Negotiations to sell Howland Hook terminal break down
Negotiations broke down between the Port Authority of New York and New Jersey and Orient Overseas (International) Ltd. over the terms of the sale of New York Container Terminal at Howland Hook on Staten Island.
Jim Devine, chief executive officer of NYCT, said the port authority is asking for an unreasonable amount of money from OOIL, which wants to sell the terminal to Ontario Teachers Pension Plan Board.
The port authority is seeking $37 million before it will approve transfer of the lease, and is also seeking a commitment to invest $17 million in the terminal.
Devine said that OOIL has offered to pay a $5 million fee and make the $17 million commitment for future improvements, but that offer has been rejected by the port authority.
“They don’t want to negotiate, they want to dictate,” he complained.
'We are willing to go back to the negotiation table at any time, and we're hopeful that we will be able to do that and bring some resolution to this,' said Steve Coleman, port authority spokesman.
Sales of three other terminals to the teachers' pension — the Global Terminal in Jersey City, N.J., and two terminals in Vancouver, British Columbia — have been completed.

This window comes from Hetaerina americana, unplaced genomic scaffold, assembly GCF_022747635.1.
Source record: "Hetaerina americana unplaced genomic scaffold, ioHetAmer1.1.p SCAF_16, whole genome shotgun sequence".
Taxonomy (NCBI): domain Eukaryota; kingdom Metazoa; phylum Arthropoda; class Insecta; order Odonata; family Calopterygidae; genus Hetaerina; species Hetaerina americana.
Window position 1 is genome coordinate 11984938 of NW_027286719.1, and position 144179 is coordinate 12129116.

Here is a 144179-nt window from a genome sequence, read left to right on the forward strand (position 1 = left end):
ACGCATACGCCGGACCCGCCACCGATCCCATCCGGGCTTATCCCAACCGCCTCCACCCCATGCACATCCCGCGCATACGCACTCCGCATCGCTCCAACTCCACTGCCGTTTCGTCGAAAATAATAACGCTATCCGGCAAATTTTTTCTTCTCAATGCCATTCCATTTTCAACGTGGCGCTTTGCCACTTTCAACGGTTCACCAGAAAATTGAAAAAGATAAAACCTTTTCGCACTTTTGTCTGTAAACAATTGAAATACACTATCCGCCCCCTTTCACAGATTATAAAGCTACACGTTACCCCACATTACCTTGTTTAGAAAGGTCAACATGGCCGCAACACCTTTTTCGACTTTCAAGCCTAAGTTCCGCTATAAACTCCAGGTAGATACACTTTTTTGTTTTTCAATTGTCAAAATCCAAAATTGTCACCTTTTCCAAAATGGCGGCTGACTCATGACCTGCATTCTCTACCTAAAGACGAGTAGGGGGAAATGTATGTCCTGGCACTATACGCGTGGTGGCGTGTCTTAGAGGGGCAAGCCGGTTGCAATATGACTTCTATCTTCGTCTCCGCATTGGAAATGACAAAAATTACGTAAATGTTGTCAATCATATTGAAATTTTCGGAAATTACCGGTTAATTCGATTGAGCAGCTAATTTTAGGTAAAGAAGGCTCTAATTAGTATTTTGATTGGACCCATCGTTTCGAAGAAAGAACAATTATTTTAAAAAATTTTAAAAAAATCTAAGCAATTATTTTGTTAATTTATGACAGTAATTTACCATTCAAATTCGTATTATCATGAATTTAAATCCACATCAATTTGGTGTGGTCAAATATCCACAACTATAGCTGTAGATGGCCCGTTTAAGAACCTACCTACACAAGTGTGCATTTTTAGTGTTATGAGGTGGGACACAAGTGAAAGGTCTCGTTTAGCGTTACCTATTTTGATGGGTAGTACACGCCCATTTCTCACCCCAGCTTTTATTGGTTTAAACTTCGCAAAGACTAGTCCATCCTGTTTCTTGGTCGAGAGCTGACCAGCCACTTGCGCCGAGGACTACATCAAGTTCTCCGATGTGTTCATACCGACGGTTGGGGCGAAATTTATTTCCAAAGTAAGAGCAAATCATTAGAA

In contrast to the situation in New York, he said Vancouver officials have embraced the sale of their terminals. The Global Terminal in New York was privately owned and did not require port authority approval.
Devine noted that the port authority had sharply reduced from $82 million to $10 million the amount of money it requested from Dubai Ports World before it approved the sale of its Port Newark Container Terminal to the insurance company AIG, and that the amount of money that the port authority is seeking from OOIL is unreasonable.
'We are willing to negotiate if you look at what we did with the sale to AIG,' Coleman said.
The port authority was under intense pressure to approve that sale by local politicians such as Sens. Robert Menendez and Chuck Schumer, because of concerns that ownership of the terminal by DP World, a company owned by Arab interests, represented a security threat.
In a letter to the CEO of OOIL earlier this year, Richard Larrabee, the director of authority’s Port Department, noted that the agency has invested more than $111 million in extending the berth and rehabilitating the terminal, enhancing its value.
“Once OOIL decided to move away from operating the terminal and use the Howland Hook lease as a financial instrument, it became our responsibility, as a prudent public landlord, to ensure that the terminal would continue to have adequate stewardship and capital investment under the next tenant,” Larrabee wrote.
Larrabee said the authority is asking for about one-third of what it spent on rehabilitation of the terminal, which is “absolutely consistent with the terms and conditions” required when it allowed DP World sold PNCT.
“Applying the same math here, we arrive at our $37 million figure,” he said.
“I’m not sure where we go from here,” Devine said.